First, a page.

The continued 'chemical warfare' approach to agriculture has long been criticised. During the last 50 years, pesticide use in the US has increased 33 times and yet losses from pests have actually grown. Over 30 years ago in her book Silent Spring, Rachel Carson highlighted the damage widespread crop spraying causes to plants, animals and people. Yet it has increased. She also pointed to numerous other, more effective and less damaging approaches. These have been ignored.

There are even doubts whether GM crops will deliver the results claimed. Monsanto modified cotton, saying it would produce a chemical poisonous to the major pest bollworm. Yet the subsequent level of infestation was over 20 times the level at which farmers would normally have started spraying. For this privilege, they had to pay a higher price for the seed and an extra technology fee to Monsanto.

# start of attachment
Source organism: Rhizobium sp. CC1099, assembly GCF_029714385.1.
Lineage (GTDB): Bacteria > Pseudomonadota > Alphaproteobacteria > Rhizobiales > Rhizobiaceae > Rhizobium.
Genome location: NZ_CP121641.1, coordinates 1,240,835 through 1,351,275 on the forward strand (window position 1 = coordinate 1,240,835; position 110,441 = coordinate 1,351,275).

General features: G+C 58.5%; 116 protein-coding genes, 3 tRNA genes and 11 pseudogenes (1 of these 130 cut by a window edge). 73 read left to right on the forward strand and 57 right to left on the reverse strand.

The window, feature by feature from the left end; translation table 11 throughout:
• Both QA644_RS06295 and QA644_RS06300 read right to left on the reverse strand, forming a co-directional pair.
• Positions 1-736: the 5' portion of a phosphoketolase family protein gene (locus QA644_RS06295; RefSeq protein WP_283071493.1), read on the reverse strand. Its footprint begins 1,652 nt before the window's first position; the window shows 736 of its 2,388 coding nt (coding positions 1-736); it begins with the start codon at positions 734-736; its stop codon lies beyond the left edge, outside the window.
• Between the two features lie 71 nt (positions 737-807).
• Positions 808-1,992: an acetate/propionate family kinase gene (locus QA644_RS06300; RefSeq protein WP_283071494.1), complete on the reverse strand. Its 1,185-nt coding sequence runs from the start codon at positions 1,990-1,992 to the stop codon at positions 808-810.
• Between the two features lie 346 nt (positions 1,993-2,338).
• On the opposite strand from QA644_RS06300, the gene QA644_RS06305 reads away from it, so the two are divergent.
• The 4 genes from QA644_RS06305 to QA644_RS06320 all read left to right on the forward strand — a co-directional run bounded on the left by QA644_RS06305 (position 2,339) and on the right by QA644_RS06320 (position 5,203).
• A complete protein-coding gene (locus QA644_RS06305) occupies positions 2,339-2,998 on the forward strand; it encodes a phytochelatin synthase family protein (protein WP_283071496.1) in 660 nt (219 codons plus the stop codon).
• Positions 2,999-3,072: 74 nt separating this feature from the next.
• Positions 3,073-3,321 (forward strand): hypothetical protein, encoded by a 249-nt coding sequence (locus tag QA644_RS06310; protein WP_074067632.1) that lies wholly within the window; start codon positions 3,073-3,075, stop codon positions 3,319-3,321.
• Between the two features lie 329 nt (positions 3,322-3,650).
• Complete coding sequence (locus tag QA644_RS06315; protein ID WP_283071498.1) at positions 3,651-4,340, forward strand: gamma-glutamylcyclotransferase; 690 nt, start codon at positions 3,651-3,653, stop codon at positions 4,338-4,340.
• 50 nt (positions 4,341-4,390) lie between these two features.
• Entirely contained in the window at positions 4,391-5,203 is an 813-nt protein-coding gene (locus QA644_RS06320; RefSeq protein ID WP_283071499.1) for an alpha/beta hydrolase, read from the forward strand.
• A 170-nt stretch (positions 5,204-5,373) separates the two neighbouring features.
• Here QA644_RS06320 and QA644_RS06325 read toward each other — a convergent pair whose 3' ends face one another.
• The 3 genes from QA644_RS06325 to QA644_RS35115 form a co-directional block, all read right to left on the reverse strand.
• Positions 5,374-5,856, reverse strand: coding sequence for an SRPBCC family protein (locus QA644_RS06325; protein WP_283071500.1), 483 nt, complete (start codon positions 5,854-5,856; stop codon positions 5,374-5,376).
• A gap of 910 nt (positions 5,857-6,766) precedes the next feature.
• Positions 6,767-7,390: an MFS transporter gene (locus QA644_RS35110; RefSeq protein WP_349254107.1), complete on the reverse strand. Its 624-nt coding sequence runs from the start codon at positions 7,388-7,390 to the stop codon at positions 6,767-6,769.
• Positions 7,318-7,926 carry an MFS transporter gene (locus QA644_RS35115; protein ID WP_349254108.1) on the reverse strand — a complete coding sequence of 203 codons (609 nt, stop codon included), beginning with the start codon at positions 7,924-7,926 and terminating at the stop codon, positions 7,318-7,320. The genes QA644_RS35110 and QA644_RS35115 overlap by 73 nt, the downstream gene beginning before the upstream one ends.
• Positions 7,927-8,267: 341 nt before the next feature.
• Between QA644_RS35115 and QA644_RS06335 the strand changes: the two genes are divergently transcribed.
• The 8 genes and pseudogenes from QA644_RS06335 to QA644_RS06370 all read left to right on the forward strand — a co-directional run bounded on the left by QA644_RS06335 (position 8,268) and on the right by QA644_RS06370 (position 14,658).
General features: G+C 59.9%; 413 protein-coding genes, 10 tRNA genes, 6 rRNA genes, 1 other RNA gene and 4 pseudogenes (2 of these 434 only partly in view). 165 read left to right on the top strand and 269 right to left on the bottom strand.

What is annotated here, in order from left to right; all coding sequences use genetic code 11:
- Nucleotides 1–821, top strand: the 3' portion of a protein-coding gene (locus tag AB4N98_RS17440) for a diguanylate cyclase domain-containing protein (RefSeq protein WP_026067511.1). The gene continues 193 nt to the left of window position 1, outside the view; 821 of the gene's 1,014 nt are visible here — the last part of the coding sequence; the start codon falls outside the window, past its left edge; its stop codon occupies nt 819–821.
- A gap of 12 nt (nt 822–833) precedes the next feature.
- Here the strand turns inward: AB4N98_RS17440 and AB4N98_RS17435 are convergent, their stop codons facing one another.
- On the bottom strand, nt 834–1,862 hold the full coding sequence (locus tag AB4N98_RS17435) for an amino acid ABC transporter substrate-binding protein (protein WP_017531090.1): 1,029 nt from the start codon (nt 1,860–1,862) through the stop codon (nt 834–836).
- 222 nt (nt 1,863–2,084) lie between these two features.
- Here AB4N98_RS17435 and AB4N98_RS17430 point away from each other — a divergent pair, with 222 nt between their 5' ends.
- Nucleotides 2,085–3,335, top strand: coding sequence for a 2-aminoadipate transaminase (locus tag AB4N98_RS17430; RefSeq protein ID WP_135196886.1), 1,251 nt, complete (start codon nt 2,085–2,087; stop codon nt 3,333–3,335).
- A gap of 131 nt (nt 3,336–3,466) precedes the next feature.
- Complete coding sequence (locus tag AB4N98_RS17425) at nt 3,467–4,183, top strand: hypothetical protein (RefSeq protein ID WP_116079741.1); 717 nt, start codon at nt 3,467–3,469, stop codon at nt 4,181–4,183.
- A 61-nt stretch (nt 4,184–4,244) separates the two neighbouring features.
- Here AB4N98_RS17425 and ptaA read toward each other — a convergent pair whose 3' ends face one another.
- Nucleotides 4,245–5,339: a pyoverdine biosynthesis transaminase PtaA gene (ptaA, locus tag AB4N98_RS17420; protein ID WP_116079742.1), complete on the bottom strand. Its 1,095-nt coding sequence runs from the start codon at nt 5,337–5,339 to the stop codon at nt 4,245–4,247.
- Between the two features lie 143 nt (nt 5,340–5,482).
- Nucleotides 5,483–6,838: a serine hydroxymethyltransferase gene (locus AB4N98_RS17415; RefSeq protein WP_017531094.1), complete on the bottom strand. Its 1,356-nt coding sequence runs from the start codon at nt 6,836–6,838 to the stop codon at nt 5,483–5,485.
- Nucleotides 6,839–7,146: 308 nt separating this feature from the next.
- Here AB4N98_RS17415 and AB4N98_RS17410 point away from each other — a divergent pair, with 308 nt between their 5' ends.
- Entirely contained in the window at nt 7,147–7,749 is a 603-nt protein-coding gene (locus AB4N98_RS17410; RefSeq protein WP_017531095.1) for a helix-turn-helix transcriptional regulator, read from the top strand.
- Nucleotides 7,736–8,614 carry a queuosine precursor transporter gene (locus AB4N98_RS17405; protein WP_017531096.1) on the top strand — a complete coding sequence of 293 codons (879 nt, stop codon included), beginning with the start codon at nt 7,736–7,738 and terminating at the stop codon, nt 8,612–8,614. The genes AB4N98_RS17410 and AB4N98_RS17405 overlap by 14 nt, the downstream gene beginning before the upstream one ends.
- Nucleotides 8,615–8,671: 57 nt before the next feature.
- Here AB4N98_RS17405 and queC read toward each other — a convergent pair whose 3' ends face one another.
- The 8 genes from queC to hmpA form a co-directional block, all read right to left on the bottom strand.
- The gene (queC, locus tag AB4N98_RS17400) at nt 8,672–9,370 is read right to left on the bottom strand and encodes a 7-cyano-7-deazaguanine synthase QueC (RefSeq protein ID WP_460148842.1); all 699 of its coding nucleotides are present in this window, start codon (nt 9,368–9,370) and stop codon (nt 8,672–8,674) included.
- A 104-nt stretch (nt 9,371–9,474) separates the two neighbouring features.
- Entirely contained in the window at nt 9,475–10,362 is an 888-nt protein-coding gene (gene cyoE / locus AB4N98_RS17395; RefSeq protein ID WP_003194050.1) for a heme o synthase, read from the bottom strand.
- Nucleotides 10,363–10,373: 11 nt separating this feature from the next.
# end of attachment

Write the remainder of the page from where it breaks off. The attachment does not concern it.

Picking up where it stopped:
THE COMPANIES' PRIMARY motive is to make money. The engineered crops are resistant to specific sprays, so as well as paying extra for the special seeds, farmers have to buy the companies' sprays.

GM businesses also claim they own the seed patents, thus farmers are not allowed to save seeds for re-planting, but have to buy new ones. In many countries seeds have traditionally been exchanged. This will also be illegal.

This desire to protect profits is one reason the chemical companies have pushed so hard for patent laws to be extended world wide, and to include living organisms. This has been an outcome of recent world trade negotiations, through GATT and in the proposed Multilateral Agreement on Investment (See Socialism Today No.26).